CAS  Article  Google Scholar 

  7. Cody RP, Smith JK (1997) Repeated measures designs. In: Applied statistics and the SAS programming language, 4th edn. Prentice Hall, Upper Saddle River, pp 181–220

    Google Scholar 

  8. Corbeels M, O’Connell AM, Grove TS, Mendham DS, Rance SJ (2003) Nitrogen release from eucalyptus leaves and legume residues as influenced by their biochemical quality and degree of contact with soil. Plant Soil 250:15–28.

    CAS  Article  Google Scholar 

  9. De Datta SK (1981) Mineral nutrition and fertilizer management of rice. In: Principles and practices of rice production. Wiley-Interscience, John Wiley & Sons, New York, pp 173–220

    Google Scholar 

  10. Dikgwatlhe SB, Kong FL, Chen ZD, Lal R, Zhang HL, Chen F (2014) Tillage and residue management effects on temporal changes in soil organic carbon and fractions of a silty loam soil in the North China Plain. Soil Use Manag 30:496–506.

    Article  Google Scholar 

  11. DOF (2010) Indian fertilizer scenario. Department of Fertilizers, Ministry of Chemicals and Fertilizers, Government of India. pp. 149. Accessed 1 Feb 2019

  12. Eivazi F, Tabatabai MF (1988) Glucosidases and galactosidases in soils. Soil Biol Biochem 20:601–606.

    CAS  Article  Google Scholar 

  13. Ghosh BC, Bhatt R (1998) Environmental hazards of nitrogen loading in wetland rice fields, in: proceedings of the first international nitrogen conference, pp. 123-126.

  14. Guo X, Chen L, Zheng R, Zhang K, Qiu Y, Yue Y (2019) Differences in soil nitrogen availability and transformation in relation to land use in the Napahai wetland, southwest China. J Soil Sci Plant Nutr 19:92–97.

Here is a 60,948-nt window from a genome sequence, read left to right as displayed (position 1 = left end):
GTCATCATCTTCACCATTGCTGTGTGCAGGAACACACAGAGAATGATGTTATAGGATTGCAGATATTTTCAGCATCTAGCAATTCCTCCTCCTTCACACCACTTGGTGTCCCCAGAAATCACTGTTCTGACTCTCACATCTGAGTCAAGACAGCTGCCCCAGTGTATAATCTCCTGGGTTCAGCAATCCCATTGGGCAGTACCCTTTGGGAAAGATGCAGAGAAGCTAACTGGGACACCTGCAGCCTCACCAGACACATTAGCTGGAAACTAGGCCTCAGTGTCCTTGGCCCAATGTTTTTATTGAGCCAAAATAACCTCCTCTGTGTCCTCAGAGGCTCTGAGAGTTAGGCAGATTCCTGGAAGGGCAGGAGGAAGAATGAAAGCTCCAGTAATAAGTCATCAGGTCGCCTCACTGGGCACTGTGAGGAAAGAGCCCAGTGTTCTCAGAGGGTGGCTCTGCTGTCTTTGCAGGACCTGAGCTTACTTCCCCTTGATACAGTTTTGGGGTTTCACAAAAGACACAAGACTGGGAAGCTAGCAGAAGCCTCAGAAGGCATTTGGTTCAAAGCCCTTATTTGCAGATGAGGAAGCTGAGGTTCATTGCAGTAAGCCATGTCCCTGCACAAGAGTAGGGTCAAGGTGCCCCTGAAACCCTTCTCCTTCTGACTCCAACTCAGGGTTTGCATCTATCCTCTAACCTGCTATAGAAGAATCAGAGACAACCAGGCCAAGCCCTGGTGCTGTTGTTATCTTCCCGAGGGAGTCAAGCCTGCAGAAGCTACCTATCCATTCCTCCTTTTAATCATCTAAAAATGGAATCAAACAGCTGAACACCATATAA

CAS  Article  Google Scholar 

  15. Hao XH, Liu SL, Wu JS, Hu RG, Tong CL, Su YY (2008) Effect of long-term application of inorganic fertilizer and organic amendments on soil organic matter and microbial biomass in three subtropical paddy soils. Nutr Cycl Agroecosys 81:17–24.

    Article  Google Scholar 

  16. Kandeler E, Gerber H (1988) Short-term assay of soil urease activity using colorimetric determination of ammonium. Biol Fert Soils 6:68–72.

    CAS  Article  Google Scholar 

  17. Ladoni M, Kravchenko AN, Robertson GP (2015) Topography mediates the influence of cover crops on soil nitrate levels in row crop agricultural systems. PLoS One 10:e0143358.

    CAS  Article  PubMed  PubMed Central  Google Scholar 

  18. Lal R (2005) World crop residues production and implications of its use as a biofuel. Environ Int 31:575–584.

    CAS  Article  PubMed  Google Scholar 

  19. Liu MQ, Hu F, Chen XY, Huang QR, Jiao JG, Zhang B (2009) Organic amendments with reduced chemical fertilizer promote soil microbial development and nutrient availability in a subtropical paddy field: the influence of quantity, type and application time of organic amendments. Appl Soil Ecol 42:166–175.

    Article  Google Scholar 

  20. McSwiney CP, Snapp SS, Gentry LE (2010) Use of N immobilization to tighten the N cycle in conventional agroecosystems. Ecol Appl 20:648–662.

    Article  PubMed  Google Scholar 

  21. Mishra VK, Srivastava S, Bhardwaj AK, Sharma DK, Singh YP, Nayak AK (2015) Resource conservation strategies for rice-wheat cropping systems on partially reclaimed sodic soils of indo-Gangetic region and their effects on soil carbon. Nat Resour Forum 39:110–122

    Article  Google Scholar 

  22. Nyiraneza J, Snapp S (2007) Integrated management of inorganic and organic nitrogen and efficiency in potato systems. Soil Sci Soc Am J 71:1508–1505.

    CAS  Article  Google Scholar 

  23. Palm O, Weerakoon WL, De Silva MAP, Rosswall T (1988) Nitrogen mineralization of Sesbania sesban used as green manure for lowland rice in Sri Lanka. Plant Soil 108:201–209.